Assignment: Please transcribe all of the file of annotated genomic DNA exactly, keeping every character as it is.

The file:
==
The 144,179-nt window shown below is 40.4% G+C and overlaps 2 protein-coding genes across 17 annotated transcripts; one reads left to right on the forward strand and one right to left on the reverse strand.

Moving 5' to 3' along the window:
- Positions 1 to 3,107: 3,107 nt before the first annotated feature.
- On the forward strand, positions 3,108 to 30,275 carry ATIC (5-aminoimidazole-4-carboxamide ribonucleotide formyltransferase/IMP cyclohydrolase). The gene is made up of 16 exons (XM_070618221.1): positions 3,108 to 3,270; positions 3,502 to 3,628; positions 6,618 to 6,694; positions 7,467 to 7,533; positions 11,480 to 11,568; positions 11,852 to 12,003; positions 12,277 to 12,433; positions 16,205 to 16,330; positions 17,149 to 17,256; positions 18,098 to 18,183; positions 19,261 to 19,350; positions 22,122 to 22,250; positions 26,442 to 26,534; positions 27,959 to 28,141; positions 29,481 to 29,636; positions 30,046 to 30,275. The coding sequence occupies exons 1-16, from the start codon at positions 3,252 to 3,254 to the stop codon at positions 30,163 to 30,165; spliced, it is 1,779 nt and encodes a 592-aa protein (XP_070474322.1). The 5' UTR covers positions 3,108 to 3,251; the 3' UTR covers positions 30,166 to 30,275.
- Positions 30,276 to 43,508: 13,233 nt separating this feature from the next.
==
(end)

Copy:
The 144,179-nt window shown below is 40.4% G+C and overlaps 2 protein-coding genes across 17 annotated transcripts; one reads left to right on the forward strand and one right to left on the reverse strand.

Moving 5' to 3' along the window:
- Positions 1 to 3,107: 3,107 nt before the first annotated feature.
- On the forward strand, positions 3,108 to 30,275 carry ATIC (5-aminoimidazole-4-carboxamide ribonucleotide formyltransferase/IMP cyclohydrolase). The gene is made up of 16 exons (XM_070618221.1): positions 3,108 to 3,270; positions 3,502 to 3,628; positions 6,618 to 6,694; positions 7,467 to 7,533; positions 11,480 to 11,568; positions 11,852 to 12,003; positions 12,277 to 12,433; positions 16,205 to 16,330; positions 17,149 to 17,256; positions 18,098 to 18,183; positions 19,261 to 19,350; positions 22,122 to 22,250; positions 26,442 to 26,534; positions 27,959 to 28,141; positions 29,481 to 29,636; positions 30,046 to 30,275. The coding sequence occupies exons 1-16, from the start codon at positions 3,252 to 3,254 to the stop codon at positions 30,163 to 30,165; spliced, it is 1,779 nt and encodes a 592-aa protein (XP_070474322.1). The 5' UTR covers positions 3,108 to 3,251; the 3' UTR covers positions 30,166 to 30,275.
- Positions 30,276 to 43,508: 13,233 nt separating this feature from the next.